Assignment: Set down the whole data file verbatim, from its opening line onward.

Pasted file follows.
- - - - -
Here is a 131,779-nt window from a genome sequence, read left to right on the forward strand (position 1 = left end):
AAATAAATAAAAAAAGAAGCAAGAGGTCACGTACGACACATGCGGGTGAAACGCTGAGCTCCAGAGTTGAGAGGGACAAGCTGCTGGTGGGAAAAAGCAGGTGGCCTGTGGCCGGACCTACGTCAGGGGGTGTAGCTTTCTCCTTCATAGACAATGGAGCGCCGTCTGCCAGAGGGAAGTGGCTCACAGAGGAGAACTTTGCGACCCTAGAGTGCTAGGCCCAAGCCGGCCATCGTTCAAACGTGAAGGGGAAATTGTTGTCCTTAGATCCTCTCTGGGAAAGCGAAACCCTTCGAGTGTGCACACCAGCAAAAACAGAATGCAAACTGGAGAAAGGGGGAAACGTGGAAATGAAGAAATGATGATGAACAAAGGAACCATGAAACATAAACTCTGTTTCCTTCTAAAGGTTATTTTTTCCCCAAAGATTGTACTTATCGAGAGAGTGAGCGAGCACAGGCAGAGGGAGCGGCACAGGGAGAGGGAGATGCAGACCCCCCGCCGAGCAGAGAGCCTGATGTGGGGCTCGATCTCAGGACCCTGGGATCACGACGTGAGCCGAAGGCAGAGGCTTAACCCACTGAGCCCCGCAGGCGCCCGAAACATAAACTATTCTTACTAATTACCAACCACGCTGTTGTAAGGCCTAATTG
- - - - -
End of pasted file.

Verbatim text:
Here is a 131,779-nt window from a genome sequence, read left to right on the forward strand (position 1 = left end):
AAATAAATAAAAAAAGAAGCAAGAGGTCACGTACGACACATGCGGGTGAAACGCTGAGCTCCAGAGTTGAGAGGGACAAGCTGCTGGTGGGAAAAAGCAGGTGGCCTGTGGCCGGACCTACGTCAGGGGGTGTAGCTTTCTCCTTCATAGACAATGGAGCGCCGTCTGCCAGAGGGAAGTGGCTCACAGAGGAGAACTTTGCGACCCTAGAGTGCTAGGCCCAAGCCGGCCATCGTTCAAACGTGAAGGGGAAATTGTTGTCCTTAGATCCTCTCTGGGAAAGCGAAACCCTTCGAGTGTGCACACCAGCAAAAACAGAATGCAAACTGGAGAAAGGGGGAAACGTGGAAATGAAGAAATGATGATGAACAAAGGAACCATGAAACATAAACTCTGTTTCCTTCTAAAGGTTATTTTTTCCCCAAAGATTGTACTTATCGAGAGAGTGAGCGAGCACAGGCAGAGGGAGCGGCACAGGGAGAGGGAGATGCAGACCCCCCGCCGAGCAGAGAGCCTGATGTGGGGCTCGATCTCAGGACCCTGGGATCACGACGTGAGCCGAAGGCAGAGGCTTAACCCACTGAGCCCCGCAGGCGCCCGAAACATAAACTATTCTTACTAATTACCAACCACGCTGTTGTAAGGCCTAATTG